IFOA: Governor General Finalists
Last night I headed to the GG reading at the IFOA - featuring the English fiction finalists. You'll remember that the GG, like the Giller, has been stimulating chatter among the bookish types because of the seemingly out-of-left-field nominees. Small pubs, relative unknowns, etc.
The reading, I figure, is the ideal chance to see what all the fuss is about.
The fiction finalists - all men, all save one white, make of that what you will (a woman next to me commented, on her way out "No women. Curious, isn't it?").
Peter Behrens - Law of Dreams
Trevor Cole - Fearsome Particles (you can read my review here)
Bill Gaston - Gargoyles
Paul Glennon - Dodecahedron, of A Frame for Frames
Rawi Hage - De Niro's Game
Was I bowled over? Were my socks knocked off? No, not really. My mind remains un-blown. Which isn't to say the books didn't pique my interest after their presentation by the authors.
Peter Behrens read first, from his tale about a young man (15ish) trying to survive in the midst of the Irish Famine. Behrens read a couple of selections where Fergus (the boy) meets Molly, a tough red-haired 'railroad wife' who runs the lodging where Fergus is lately employed.
Behrens read in an almost rushed way, words banging against each other, occasionally pausing (a la Shatner) briefly to emphasize something of greater dramatic weight during a conversation. Despite the total lack of an Irish accent, a surprisingly vivid picture was drawn, of the landscape and, in particular, Fergus' relationship to his surroundings and other characters.
Trevor Cole's (pictured above) reading was definitely the most entertaining. Although I didn't hugely enjoy reading his book, he way of reading aloud from it really brought out the wit, humour, and irony in the text.
Cole is constantly mocking his characters, and himself in a way, choosing to underscore the comedy rather than the drama - although that's the smart thing to do, in a reading. More people are likely to remember laughing.
Bill Gaston chose one of the stories from his collection that features a slightly peculiar old man who decides to remove all the doors from his house (he's discovering "a new kind of architecture"), hoping that theives will give houses without doors a wide berth.
The strength of Gaston's reading, and I assume most of his stories, is not necessarily the unique situations he imagines (he jokes "most of them are extremely sensitive and artful" when describing this protagonist's kind of misfortune), but rather the insights the characters think.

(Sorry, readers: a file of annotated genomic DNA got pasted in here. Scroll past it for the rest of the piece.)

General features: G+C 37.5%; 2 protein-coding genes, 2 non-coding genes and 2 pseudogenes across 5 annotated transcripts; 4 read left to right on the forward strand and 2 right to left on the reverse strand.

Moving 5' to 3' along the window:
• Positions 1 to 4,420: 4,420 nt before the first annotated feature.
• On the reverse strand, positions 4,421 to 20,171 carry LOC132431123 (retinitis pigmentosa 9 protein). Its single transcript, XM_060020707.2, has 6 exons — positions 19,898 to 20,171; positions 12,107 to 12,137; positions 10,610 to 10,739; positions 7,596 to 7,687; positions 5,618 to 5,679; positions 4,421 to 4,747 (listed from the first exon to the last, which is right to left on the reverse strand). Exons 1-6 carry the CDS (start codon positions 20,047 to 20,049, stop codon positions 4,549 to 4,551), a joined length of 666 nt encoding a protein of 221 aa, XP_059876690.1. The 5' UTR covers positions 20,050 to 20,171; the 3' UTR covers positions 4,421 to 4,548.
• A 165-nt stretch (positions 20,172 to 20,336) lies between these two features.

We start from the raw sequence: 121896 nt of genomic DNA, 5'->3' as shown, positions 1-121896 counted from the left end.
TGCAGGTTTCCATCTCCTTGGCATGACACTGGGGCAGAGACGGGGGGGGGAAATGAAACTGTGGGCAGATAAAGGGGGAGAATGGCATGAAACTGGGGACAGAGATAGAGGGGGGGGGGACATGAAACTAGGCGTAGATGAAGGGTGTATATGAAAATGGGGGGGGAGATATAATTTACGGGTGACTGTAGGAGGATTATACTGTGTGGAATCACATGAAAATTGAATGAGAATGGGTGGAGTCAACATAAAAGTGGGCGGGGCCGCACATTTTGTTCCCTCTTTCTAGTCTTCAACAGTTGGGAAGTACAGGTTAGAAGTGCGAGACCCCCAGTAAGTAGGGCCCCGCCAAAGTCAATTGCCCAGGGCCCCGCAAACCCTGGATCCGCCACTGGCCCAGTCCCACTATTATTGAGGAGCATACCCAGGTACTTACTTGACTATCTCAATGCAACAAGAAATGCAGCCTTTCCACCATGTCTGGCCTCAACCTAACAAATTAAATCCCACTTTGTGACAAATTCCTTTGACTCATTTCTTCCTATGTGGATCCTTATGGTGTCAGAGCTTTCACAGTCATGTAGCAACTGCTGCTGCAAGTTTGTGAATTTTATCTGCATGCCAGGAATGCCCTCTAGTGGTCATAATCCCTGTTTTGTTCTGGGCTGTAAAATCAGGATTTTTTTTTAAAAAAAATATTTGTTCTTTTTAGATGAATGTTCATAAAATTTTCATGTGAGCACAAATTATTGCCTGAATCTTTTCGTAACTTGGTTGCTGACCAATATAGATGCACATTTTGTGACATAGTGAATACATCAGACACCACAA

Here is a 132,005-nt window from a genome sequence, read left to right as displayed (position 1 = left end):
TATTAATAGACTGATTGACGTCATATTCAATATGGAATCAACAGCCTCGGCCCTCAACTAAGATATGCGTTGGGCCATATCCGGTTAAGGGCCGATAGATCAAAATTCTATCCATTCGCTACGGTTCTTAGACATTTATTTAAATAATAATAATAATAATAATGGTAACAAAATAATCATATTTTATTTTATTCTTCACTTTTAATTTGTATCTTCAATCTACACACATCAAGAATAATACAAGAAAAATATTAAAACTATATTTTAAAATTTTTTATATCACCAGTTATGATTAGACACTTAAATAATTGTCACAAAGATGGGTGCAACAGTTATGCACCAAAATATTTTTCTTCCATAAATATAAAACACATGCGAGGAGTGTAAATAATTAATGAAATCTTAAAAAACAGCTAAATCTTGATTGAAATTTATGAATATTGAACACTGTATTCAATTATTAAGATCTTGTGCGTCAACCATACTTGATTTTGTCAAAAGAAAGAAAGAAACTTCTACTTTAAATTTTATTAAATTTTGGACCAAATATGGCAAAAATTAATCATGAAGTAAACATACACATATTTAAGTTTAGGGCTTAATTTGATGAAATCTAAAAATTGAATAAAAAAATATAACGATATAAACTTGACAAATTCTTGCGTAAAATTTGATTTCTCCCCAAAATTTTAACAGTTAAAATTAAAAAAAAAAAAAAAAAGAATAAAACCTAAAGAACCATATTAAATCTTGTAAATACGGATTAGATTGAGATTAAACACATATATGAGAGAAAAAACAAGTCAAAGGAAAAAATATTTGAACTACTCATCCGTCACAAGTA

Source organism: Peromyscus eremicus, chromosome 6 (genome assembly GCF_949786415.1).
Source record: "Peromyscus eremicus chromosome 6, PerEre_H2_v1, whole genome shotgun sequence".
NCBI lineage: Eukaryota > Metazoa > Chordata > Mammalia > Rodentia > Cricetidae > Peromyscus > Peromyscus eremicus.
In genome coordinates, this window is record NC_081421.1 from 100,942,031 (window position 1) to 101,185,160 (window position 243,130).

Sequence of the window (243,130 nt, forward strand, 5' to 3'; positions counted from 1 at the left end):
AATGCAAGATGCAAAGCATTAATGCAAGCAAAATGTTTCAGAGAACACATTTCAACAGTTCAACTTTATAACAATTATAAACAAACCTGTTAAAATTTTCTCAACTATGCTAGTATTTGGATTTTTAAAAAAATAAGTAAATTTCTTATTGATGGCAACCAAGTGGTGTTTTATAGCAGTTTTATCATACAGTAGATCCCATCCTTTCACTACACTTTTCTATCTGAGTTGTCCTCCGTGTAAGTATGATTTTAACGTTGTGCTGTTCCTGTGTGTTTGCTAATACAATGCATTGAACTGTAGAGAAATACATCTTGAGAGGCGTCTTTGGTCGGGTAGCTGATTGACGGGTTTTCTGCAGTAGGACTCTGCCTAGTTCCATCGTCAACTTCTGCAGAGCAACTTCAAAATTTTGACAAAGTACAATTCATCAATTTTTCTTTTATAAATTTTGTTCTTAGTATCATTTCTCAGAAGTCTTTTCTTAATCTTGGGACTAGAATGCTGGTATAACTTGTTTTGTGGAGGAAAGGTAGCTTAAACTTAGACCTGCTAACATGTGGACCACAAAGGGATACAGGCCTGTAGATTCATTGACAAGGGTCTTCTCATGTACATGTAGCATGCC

"Everyone's always right," the man in the story thinks, "isn't that funny. (...) The tragedy is that though we are all completely right, we don't know what to do."
Paul Glennon's reading tries to illuminate a complicated kind of book - the stories seem unlinked, and from a variety of genres, until you start to see connections (a ways through the book) and (I assume) it finally all comes together.
Fun for Glennon, to write in a variety of styles (the description rather reminded me of David Mitchell's too-smart-to-believe Cloud Atlas), and I suspect piecing the story together holds the appeal of a mystery novel.
He read from a section written like a kid's adventure book, with the usual "plucky, precocious" narrator, whose father disappears, then later from a section in the style of an explorer's narrative - a man alone on an ice floe attempting to reach the artic.
Rawi Hage (pictured) was the most unapologetically grim and uncomfortably realistic reading. De Niro's Game (the title refering to Russian roulette from Deerhunter) follows two guys who start committing crimes during a war, one hoping for power, the other hoping for money enough to escape.
Hage read almost grimly, subtly, letting the discomfort of his narrators and their anger speak without too much emphasis from his voice. I was struck by the violence and machismo of the characters, and of the narrative. Is that a function of war stories, I wonder?
Certainly a distinct bunch of voices, but, well, I wasn't on the judging panel, I didn't read the hundreds of submissions, I don't know what the aim is beyond to encourage Canadians to read their own authors. My list would, I think, have been different.
The winners are announced in November - check Book Scene for answers.
Also, I'm interviewing a bunch of authors over the next few days for the IFOA podcast series (today includes Eden Robinson, Marissa Pessl, and Madeleine Thien). Check it out.
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